I feel as though I’ve already done a blog on this, but then I glanced back through and found I hadn’t. How is that even possible? I love Dean Devlin. I mean, I don’t love him THAT way, but I’m pretty sure if I ever met him, I could.

Leverage was such a fun show. Mind you, it wasn’t haute cinema, it wasn’t complex theater or Shakespeare, but that’s part of what I loved about it. Sometimes, you want something like Jessica Jones, or Lost, or anything else that makes you think and consider. Sometimes a neat package with a great story all wrapped up is far more satisfying. I loved Leverage for that, and I’m still cranky about not having another five seasons.

So much character development. If there’s anything I love about that show, it’s seeing characters develop, and Librarians is doing the same thing. Even though it’s an episodic show with that episode’s particular challenge, there’s a lot of change from week to week. Cassandra, Ezekiel, and Jacob (and Eve) go through so much together, and each week you get to see the slow genesis of that time spent with each other.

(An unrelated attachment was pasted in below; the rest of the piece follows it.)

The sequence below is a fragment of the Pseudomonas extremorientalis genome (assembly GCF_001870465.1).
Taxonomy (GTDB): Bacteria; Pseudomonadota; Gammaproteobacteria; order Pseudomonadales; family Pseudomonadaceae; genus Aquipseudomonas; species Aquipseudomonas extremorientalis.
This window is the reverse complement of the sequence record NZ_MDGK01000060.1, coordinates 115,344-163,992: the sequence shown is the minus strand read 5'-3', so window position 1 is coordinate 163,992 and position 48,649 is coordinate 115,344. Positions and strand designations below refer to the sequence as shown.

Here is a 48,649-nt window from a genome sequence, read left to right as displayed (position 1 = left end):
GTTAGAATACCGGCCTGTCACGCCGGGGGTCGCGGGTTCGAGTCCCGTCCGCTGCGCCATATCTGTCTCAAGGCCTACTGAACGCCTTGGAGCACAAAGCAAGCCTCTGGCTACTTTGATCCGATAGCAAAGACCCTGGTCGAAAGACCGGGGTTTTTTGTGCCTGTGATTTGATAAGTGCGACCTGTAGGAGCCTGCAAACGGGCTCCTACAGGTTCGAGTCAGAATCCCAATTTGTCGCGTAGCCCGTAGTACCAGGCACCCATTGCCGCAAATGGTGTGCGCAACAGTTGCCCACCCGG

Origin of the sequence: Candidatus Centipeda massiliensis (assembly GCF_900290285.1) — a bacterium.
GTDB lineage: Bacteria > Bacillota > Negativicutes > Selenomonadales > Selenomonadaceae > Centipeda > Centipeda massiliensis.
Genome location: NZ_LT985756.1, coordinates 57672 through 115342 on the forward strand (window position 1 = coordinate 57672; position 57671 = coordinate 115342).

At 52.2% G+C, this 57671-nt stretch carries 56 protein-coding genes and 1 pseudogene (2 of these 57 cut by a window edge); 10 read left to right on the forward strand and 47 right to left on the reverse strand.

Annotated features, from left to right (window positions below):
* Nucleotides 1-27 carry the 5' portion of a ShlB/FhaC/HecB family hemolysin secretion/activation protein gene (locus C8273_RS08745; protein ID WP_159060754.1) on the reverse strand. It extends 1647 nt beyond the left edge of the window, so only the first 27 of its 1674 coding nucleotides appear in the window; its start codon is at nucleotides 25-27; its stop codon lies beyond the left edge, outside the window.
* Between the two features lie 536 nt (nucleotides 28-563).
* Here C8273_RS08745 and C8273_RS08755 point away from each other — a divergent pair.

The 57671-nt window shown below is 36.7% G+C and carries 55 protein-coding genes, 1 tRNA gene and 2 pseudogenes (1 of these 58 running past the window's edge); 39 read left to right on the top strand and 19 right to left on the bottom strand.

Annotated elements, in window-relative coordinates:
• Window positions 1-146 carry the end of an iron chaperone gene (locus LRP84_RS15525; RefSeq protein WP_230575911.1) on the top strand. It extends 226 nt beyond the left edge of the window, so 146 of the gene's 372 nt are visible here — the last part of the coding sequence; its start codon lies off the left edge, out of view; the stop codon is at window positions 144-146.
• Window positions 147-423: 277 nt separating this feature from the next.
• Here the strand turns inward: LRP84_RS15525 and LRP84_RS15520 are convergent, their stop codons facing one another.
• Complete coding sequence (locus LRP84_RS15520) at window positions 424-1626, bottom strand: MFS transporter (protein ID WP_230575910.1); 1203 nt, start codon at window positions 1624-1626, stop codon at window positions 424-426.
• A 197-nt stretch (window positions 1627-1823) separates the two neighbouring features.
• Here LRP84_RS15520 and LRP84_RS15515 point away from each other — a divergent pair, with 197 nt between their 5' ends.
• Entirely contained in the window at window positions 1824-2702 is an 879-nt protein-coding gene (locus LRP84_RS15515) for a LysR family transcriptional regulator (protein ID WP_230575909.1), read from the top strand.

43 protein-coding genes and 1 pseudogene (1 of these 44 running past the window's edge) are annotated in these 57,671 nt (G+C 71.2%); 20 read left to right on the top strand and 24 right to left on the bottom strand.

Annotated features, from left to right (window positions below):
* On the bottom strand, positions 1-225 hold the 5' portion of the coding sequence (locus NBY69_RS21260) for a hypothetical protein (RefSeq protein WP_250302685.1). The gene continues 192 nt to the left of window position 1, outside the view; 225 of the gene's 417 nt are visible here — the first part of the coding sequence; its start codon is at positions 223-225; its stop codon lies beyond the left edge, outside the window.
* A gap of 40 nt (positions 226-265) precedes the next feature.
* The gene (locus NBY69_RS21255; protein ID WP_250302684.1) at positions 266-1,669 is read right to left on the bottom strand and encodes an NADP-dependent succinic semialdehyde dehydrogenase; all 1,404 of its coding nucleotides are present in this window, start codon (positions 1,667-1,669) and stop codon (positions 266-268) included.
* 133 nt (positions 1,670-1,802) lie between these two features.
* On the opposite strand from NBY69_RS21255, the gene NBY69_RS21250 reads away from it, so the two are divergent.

Granted, I just about did my impression of a blue whale with the high pitched screaming noise I made when Beth Reisgraf had a guest appearance. But regardless, I’m a big fan of the show, and I can’t recommend it enough.

It has the sort of charming, devil-may-care, waiting for a mad man with a box sort of appeal that Doctor Who has. Flynn isn’t Doctor Who, and he’s also not in every episode, but he’s a fantastic presence even when he’s not there. Eve Baird, played by Rebecca Romjin, is the gun toting bodyguard sort. Christian Kane plays an art nerd. I mean, you can’t go wrong there.

Cassandra and Ezekiel are both relative newcomers, from my understanding, but I love them all the same. It’s very clear that the cast really enjoys each other’s company and is having a fantastic time together. It shows in everything they do. The camp, the fun, the wacky adventures… While it doesn’t fit any of my style of stories, that’s okay - it’s still nice to remember that not everything can be urban horror fantasy.